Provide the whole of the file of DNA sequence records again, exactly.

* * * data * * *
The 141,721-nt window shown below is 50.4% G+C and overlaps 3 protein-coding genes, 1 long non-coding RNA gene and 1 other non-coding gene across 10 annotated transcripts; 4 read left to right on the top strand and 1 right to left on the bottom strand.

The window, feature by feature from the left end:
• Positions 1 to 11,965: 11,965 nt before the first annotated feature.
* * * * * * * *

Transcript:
The 141,721-nt window shown below is 50.4% G+C and overlaps 3 protein-coding genes, 1 long non-coding RNA gene and 1 other non-coding gene across 10 annotated transcripts; 4 read left to right on the top strand and 1 right to left on the bottom strand.

The window, feature by feature from the left end:
• Positions 1 to 11,965: 11,965 nt before the first annotated feature.